The stance of Shivnarine Chanderpaul is, it can be safely reported, unique. Because if even his son Tagenarine does not direct himself toward the square-leg umpire when facing up to a bowler running in from the umpire at the non-striker’s end, then there can be no one else so idiosyncratic.
The younger Chanderpaul, however, does carry many of this father’s other more useful traits and many of them were on display in an unbeaten 84 that was the cornerstone of the West Indies’ first win in the ICC Under 19 World Cup tournament on Sunday.
Zimbabwe were comfortably swept aside by 167 runs, done in by an impressive fast-bowling attack, in attempting to chase 276. But it was Chanderpaul who was responsible for them having to get that many.
Much like his father has been for so long with the senior side, Tagenarine was an anchor, firmly and deeply entrenched at the crease and hardly fazed by the conspiracies of the environment around him.
“The pitch was OK, but it took a while to get going, to get in,” he said. “I started scoring a little faster at the end, but that is basically the plan [as an opener], to bat out till the end.
“In the first match, I got run out [without facing a ball], so I wanted to get some runs.”
In appearance, there is not much difference between father and son. Tagenarine is as delicately built as father and is as relentless with his pre-strike tics and rituals. He walks the pitch like him, too – loosely, thin arms dangling by his side and to the eye incapable of generating any kind of power.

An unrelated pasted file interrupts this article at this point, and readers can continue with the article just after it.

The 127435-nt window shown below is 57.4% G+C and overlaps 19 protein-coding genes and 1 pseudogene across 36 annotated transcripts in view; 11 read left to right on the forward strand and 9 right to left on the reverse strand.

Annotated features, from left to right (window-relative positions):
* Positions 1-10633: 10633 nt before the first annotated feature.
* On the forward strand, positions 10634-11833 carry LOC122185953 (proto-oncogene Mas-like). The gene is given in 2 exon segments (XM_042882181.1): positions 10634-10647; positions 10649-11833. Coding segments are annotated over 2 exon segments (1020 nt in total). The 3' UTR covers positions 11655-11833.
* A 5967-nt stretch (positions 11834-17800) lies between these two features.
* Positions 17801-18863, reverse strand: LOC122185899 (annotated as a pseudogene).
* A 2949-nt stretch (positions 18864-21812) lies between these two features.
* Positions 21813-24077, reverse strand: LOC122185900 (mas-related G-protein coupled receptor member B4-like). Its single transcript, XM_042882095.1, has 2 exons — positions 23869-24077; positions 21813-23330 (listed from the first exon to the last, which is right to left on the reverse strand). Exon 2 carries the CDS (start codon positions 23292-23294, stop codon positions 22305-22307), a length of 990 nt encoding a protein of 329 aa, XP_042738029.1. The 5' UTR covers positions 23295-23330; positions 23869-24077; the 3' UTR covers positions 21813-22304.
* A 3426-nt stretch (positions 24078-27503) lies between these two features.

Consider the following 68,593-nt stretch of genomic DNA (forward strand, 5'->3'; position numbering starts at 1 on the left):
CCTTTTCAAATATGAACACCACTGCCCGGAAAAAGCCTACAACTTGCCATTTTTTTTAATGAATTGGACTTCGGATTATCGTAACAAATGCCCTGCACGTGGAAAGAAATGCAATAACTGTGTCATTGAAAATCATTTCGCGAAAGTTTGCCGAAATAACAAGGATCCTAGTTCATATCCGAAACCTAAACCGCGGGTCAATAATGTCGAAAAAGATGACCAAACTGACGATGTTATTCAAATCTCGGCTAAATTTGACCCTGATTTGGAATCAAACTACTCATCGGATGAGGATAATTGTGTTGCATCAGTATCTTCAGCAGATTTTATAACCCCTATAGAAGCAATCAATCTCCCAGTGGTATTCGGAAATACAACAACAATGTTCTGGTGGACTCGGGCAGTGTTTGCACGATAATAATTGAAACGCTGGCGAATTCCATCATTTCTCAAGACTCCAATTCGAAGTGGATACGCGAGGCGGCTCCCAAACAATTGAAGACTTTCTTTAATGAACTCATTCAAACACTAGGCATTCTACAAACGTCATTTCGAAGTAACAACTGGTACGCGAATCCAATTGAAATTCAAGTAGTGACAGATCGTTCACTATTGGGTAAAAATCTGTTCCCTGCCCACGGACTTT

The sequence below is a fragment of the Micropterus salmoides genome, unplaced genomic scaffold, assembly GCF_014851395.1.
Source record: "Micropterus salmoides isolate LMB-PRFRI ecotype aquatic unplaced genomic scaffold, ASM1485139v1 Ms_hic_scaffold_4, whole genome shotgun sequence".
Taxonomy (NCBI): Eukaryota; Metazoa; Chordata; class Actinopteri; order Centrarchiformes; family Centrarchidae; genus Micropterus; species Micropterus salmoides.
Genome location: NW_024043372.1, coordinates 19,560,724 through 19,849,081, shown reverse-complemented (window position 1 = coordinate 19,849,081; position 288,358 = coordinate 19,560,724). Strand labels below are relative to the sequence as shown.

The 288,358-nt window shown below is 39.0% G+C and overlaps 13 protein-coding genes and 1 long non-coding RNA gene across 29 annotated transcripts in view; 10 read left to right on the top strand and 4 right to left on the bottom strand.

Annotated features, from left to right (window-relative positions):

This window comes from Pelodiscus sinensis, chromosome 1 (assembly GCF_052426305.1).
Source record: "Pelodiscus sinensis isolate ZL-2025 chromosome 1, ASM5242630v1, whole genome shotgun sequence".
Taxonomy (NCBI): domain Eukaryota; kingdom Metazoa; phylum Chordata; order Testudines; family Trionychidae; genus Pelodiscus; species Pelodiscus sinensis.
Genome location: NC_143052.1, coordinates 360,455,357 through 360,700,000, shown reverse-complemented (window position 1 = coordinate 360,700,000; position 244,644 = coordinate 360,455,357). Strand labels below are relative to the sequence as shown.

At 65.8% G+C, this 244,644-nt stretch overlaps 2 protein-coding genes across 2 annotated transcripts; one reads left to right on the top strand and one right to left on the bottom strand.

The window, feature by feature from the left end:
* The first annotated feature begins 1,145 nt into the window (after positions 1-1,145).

Some of his shot-making is equally awkward, especially when he heaves to the leg-side and finds only that the ball has barely reached the outer limits of the 30-yard circle. At times he looks like what he is: a natural right-hander turned to batting left-handed. But when his body coordinates itself properly into a stroke, he times it as sweetly and you wonder how a ball caressed with such little force can speed away to the boundary.
Predictably, the six boundaries he hit were pristine. But nothing resembled his father as much as the final effect: the 84 off 135 balls and over three hours, calm, unbeaten and unbowed.
It turns out that he is as economical with words, and as generally shy and retiring, as his father. There was never any question he would get into any other sport (“Basically just cricket,”). But his batting has developed ever since his father moved back home from Florida in 2009. “Early on, I used to practise with my grandfather, but then my father came back home to live with us and started working with me,” he said.
There will be more to watch with the West Indies side than just Tagenarine, though. Their fast bowlers looked very handy in dismantling Zimbabwe’s top order.
In particular, Ray Jordan, who ended up with three wickets, was very sharp, and had it not been for a couple of missed chances, Zimbabwe would have struggled to reach triple figures